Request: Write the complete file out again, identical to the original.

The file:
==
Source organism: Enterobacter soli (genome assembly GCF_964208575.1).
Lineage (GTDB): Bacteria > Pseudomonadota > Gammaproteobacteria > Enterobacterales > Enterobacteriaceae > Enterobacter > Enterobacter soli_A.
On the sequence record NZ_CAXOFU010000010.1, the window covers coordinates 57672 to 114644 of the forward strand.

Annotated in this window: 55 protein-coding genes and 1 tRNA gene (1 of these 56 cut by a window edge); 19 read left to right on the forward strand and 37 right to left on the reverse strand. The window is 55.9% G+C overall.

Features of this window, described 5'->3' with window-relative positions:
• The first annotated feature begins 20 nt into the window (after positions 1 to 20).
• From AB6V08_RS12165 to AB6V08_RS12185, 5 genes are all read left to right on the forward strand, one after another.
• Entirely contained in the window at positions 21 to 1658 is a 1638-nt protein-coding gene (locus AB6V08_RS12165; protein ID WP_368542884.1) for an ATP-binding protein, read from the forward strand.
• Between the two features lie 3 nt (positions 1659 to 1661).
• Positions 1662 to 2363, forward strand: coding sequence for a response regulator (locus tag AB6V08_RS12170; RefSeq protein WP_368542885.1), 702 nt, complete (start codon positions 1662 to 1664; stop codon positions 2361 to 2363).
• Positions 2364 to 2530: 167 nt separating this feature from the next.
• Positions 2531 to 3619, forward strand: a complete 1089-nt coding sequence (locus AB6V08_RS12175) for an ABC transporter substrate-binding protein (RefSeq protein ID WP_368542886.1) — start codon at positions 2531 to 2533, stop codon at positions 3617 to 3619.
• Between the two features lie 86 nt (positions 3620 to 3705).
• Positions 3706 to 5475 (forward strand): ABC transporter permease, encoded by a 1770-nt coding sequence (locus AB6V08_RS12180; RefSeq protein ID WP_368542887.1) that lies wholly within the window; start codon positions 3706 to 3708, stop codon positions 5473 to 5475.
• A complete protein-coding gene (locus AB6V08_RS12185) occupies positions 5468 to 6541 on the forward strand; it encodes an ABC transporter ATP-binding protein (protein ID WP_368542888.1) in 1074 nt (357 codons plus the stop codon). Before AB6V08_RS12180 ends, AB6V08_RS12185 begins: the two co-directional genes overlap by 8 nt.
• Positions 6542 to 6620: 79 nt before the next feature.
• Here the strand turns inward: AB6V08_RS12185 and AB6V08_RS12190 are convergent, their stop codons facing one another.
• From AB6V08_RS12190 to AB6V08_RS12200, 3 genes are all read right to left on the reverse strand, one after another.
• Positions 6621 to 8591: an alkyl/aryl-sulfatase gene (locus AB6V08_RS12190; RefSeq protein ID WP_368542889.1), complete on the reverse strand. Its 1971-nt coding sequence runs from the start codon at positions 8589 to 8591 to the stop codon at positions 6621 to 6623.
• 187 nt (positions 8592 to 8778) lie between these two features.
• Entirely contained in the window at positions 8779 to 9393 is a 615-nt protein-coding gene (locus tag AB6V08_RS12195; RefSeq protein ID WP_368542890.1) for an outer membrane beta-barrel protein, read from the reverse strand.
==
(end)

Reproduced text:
Source organism: Enterobacter soli (genome assembly GCF_964208575.1).
Lineage (GTDB): Bacteria > Pseudomonadota > Gammaproteobacteria > Enterobacterales > Enterobacteriaceae > Enterobacter > Enterobacter soli_A.
On the sequence record NZ_CAXOFU010000010.1, the window covers coordinates 57672 to 114644 of the forward strand.

Annotated in this window: 55 protein-coding genes and 1 tRNA gene (1 of these 56 cut by a window edge); 19 read left to right on the forward strand and 37 right to left on the reverse strand. The window is 55.9% G+C overall.

Features of this window, described 5'->3' with window-relative positions:
• The first annotated feature begins 20 nt into the window (after positions 1 to 20).
• From AB6V08_RS12165 to AB6V08_RS12185, 5 genes are all read left to right on the forward strand, one after another.
• Entirely contained in the window at positions 21 to 1658 is a 1638-nt protein-coding gene (locus AB6V08_RS12165; protein ID WP_368542884.1) for an ATP-binding protein, read from the forward strand.
• Between the two features lie 3 nt (positions 1659 to 1661).
• Positions 1662 to 2363, forward strand: coding sequence for a response regulator (locus tag AB6V08_RS12170; RefSeq protein WP_368542885.1), 702 nt, complete (start codon positions 1662 to 1664; stop codon positions 2361 to 2363).
• Positions 2364 to 2530: 167 nt separating this feature from the next.
• Positions 2531 to 3619, forward strand: a complete 1089-nt coding sequence (locus AB6V08_RS12175) for an ABC transporter substrate-binding protein (RefSeq protein ID WP_368542886.1) — start codon at positions 2531 to 2533, stop codon at positions 3617 to 3619.
• Between the two features lie 86 nt (positions 3620 to 3705).
• Positions 3706 to 5475 (forward strand): ABC transporter permease, encoded by a 1770-nt coding sequence (locus AB6V08_RS12180; RefSeq protein ID WP_368542887.1) that lies wholly within the window; start codon positions 3706 to 3708, stop codon positions 5473 to 5475.
• A complete protein-coding gene (locus AB6V08_RS12185) occupies positions 5468 to 6541 on the forward strand; it encodes an ABC transporter ATP-binding protein (protein ID WP_368542888.1) in 1074 nt (357 codons plus the stop codon). Before AB6V08_RS12180 ends, AB6V08_RS12185 begins: the two co-directional genes overlap by 8 nt.
• Positions 6542 to 6620: 79 nt before the next feature.
• Here the strand turns inward: AB6V08_RS12185 and AB6V08_RS12190 are convergent, their stop codons facing one another.
• From AB6V08_RS12190 to AB6V08_RS12200, 3 genes are all read right to left on the reverse strand, one after another.
• Positions 6621 to 8591: an alkyl/aryl-sulfatase gene (locus AB6V08_RS12190; RefSeq protein ID WP_368542889.1), complete on the reverse strand. Its 1971-nt coding sequence runs from the start codon at positions 8589 to 8591 to the stop codon at positions 6621 to 6623.
• 187 nt (positions 8592 to 8778) lie between these two features.
• Entirely contained in the window at positions 8779 to 9393 is a 615-nt protein-coding gene (locus tag AB6V08_RS12195; RefSeq protein ID WP_368542890.1) for an outer membrane beta-barrel protein, read from the reverse strand.